Population dynamics of elephants in Etosha National Park, S.W.A./Namibia

Lindeque, Malan (1988)

Thesis (Ph.D.) -- University of Stellenbosch, 1988.

Some pages may appear askew due to scanning.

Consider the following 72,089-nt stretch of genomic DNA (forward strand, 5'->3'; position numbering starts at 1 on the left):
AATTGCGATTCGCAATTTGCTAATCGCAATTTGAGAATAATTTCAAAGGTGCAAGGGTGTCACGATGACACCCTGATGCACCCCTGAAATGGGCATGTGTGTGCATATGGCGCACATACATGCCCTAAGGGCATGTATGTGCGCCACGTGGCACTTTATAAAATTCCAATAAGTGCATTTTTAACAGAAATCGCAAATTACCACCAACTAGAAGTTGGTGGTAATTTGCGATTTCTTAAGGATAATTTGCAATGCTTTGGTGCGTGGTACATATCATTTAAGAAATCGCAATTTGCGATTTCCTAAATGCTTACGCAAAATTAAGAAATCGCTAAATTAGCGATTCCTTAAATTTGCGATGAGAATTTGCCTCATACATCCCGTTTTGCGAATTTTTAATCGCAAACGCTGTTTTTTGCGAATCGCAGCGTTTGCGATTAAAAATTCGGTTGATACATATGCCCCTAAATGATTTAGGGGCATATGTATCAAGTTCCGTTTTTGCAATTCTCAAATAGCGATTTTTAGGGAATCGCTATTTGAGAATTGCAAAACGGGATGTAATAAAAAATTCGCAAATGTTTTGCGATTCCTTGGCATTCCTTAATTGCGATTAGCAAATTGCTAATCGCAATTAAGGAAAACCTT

ENGLISH ABSTRACT: Elephant numbers in Etosha National Park have increased steadily since the recolonization of the park by elephants in the early 1950's. A period of rapid increase occurred from 1979 to 1983, coinciding with the recent Trans-African drought. The population appeared to have erupted and was culled twice to halt further increases and prevent irreversible changes in plant species diversity due to an over-population of elephants. This study was done to determine fecundity and mortality schedules and the rate of increase of the elephant population, in order to manage the population by artificial control of numbers. Six aerial censuses at four-month intervals from 1983 to 1985 showed that the number of elephants in the park varied between seasons, and both the dry and wet season populations declined after 1983. The rate of decline, as also the rate of increase from 1973 to 1983, was higher than expected from fecundity and mortality rates. Age structures of herds were determined by aerial photogrammetry and did not change substantially from 1983 to 1987, and from 1977-1987 when using ground observations. Fecundity rates determined from females culled in 1983 and 1985 were higher than in populations elsewhere in Africa, in contrast to the observed decline in population size in Etosha National Park. Survival schedules based on the age distribution of females indicated higher mortality rates than in other populations. The relative importance of mortality factors was determined from carcase records, and anthrax proved to be the single most important cause of death in all age groups except calves, where predation by lions was more important. Evidence from reproductive parameters, age structures and mortality schedules along with recorded movements of elephants in and out of the park, suggest that changes in abundance were not due to explosive breeding or mortalities before and after the drought respectively, but to immigration and emigration. Elephants moved freely in and out of the park as determined by rainfall and human disturbance, and the Etosha National Park population appears to be part of a regional population of elephants occurring in north-western SWA/Namibia, including parts of the Kaokoveld, Ovambo and Kavango.

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